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I was a big music fan. My father ran a soul radio station, so when I was a little kid we’d go to the radio station every Saturday with my dad. We’d see the guys spinning the records ; he’d let us go play with the recording stuff in the other room. It was a black station, but they got all the white records. I remember this one guy going, “Here’s some guy named Van Morrison, baby, you’ll like it.” So I knew a little bit about music. I was crazy about Led Zeppelin and The Rolling Stones—this was the early ’70s. They all played at the Greensboro Coliseum [in North Carolina], and we all went and saw ’em. I was really just a giant music fan. Then I started playing guitar when I was in college, and it was a hard road. I’m not a natural-born musician.

Why were you drawn to punk and rockabilly ?

I was in bands. I was in a band in college. We played covers—Aerosmith, Bad Company, Lynyrd Skynyrd—whatever the hits of the day [were]. And I realized I shouldn’t try to be David Bowie or Mick Jagger, I should just do what I do best, which is get a little hillbilly music going and just start ranting and raving over top of it. So not unlike Jerry Reed, or something like hillbilly comedy country, my goal was to somehow combine Richard Pryor and Jerry Lee Lewis. (laughs)

I think you succeeded. You have some of the funniest lyrics.

I wrote a couple funny songs.

But also a lot of politically minded songs.

Well that was another thing. I’m like an old communist. I’m gonna write a song about Donald Trump. I feel one coming up. (laughs)

You’re “retired” from music, right ?

Yeah. We’re playing South by Southwest. We always play at this party I host. We usually play a couple times a year. I played on the Outlaw Country cruise. I just played by myself. But I’ll play with the band down in Austin. They live in Austin. I think we may start the show. I got this song called “Burn Down the Malls ;” it’s only two chords. So I’m gonna somehow turn “Burn Down the Malls” into “Donald Trump Can Lick My Balls,” or something like that.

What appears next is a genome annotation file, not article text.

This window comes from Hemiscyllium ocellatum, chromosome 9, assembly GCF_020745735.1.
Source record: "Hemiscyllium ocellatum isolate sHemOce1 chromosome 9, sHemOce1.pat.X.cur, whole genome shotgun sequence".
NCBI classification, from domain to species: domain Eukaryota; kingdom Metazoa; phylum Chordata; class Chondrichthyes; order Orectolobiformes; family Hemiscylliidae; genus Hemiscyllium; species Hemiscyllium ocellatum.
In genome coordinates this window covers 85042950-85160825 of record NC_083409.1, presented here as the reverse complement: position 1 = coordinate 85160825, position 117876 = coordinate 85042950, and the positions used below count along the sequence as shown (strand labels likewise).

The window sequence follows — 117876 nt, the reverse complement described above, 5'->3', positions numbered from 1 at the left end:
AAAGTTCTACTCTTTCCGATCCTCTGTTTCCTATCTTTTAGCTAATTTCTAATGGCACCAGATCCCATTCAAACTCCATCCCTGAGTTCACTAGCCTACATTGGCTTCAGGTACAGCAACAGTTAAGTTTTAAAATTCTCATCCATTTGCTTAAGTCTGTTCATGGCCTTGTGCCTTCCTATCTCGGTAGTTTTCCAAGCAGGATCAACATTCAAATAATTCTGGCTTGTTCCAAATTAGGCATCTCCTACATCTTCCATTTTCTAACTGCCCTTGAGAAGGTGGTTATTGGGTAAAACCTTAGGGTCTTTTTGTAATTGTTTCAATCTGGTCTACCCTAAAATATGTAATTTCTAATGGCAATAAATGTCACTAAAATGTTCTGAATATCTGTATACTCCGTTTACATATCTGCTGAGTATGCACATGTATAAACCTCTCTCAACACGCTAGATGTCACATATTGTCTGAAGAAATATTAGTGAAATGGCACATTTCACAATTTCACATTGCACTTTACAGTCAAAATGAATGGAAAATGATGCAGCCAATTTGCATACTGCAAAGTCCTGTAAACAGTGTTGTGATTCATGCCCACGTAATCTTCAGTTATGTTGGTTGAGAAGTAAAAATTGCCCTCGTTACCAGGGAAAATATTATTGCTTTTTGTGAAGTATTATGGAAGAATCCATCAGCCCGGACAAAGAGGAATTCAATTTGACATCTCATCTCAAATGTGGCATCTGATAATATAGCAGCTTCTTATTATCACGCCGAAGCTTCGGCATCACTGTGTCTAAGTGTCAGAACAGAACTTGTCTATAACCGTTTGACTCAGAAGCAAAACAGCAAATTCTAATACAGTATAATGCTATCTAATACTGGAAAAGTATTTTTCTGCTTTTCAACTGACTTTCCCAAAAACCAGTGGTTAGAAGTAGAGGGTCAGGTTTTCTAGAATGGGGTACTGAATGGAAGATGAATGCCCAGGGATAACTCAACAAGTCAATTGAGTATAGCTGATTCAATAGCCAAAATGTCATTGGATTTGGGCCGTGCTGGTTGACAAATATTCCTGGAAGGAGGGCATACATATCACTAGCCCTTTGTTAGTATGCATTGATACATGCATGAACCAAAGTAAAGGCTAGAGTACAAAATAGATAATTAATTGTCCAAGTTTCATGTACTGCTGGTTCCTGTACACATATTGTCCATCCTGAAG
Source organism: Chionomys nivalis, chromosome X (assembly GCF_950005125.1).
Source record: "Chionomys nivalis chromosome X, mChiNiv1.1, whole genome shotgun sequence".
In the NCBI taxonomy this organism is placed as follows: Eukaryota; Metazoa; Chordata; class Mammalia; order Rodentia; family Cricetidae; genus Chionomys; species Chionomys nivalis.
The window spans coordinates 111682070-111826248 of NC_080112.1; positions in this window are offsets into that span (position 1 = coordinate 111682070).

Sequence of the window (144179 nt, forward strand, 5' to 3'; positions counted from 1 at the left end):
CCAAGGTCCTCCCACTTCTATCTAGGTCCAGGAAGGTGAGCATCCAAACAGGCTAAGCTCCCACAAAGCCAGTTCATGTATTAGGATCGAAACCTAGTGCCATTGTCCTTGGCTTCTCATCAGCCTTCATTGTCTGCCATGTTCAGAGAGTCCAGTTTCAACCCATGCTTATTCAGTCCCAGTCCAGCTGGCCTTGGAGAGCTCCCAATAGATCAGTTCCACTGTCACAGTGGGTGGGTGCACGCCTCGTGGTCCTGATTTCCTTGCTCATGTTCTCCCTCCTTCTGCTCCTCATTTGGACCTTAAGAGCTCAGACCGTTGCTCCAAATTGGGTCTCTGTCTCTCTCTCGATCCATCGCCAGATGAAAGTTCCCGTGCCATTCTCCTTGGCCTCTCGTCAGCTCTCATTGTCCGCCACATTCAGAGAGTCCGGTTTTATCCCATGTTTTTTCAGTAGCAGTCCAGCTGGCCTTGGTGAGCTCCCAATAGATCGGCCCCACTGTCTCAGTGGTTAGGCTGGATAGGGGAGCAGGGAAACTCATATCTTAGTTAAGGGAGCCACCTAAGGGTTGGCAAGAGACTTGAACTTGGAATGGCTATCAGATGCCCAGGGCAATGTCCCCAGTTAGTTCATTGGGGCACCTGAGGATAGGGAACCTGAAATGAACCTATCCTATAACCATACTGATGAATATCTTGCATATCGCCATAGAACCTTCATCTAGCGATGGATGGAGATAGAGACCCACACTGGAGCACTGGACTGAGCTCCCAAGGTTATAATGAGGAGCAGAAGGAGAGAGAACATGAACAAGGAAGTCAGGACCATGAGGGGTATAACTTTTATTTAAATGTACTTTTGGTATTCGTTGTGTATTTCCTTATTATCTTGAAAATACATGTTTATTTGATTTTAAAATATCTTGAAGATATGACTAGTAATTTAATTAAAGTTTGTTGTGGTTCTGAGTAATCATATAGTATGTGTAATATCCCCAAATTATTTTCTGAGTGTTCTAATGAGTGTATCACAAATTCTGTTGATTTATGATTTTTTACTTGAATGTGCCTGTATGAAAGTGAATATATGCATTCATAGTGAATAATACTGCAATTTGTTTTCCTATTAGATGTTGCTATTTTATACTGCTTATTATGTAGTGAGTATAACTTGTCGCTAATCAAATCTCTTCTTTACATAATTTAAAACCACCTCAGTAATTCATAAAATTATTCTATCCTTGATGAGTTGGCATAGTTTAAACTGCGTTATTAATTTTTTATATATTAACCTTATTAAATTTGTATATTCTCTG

You’ve also played with Jello Biafra.

Yeah, we did an album [Prairie Home Invasion] with Jello. Me and Jello are still friends. We did a little thing last year up in San Francisco. You know, he’s not easy to work with like [I am].

Did you guys bump heads ?

We did. We had just different ideas about how to make a record. To me, the record’s all about the moment of creation. Jello saw it more as an erector set—you added a piece here and moved a piece there. But we made a good record, and it was a good thing to do. It helped me. From that time on, there’d always be five punk rockers with mohawks at every show. And it helped Jello. It introduced him to more hillbilly cats. It was good for both of us.

Did you tour that album ?

No. We played one show at South by Southwest. Those songs are so complicated. Normal hillbilly and rhythm-and-blues songs follow a certain pattern, the 1-4-5 or variations of that. His songs just change chords for no good reason at all. After playing the show with Jello at South by Southwest, I had such a headache I couldn’t get high. I felt like I had taken the LSATs in Spanish. I was just a mess.

What was your favorite or least favorite part of touring life ?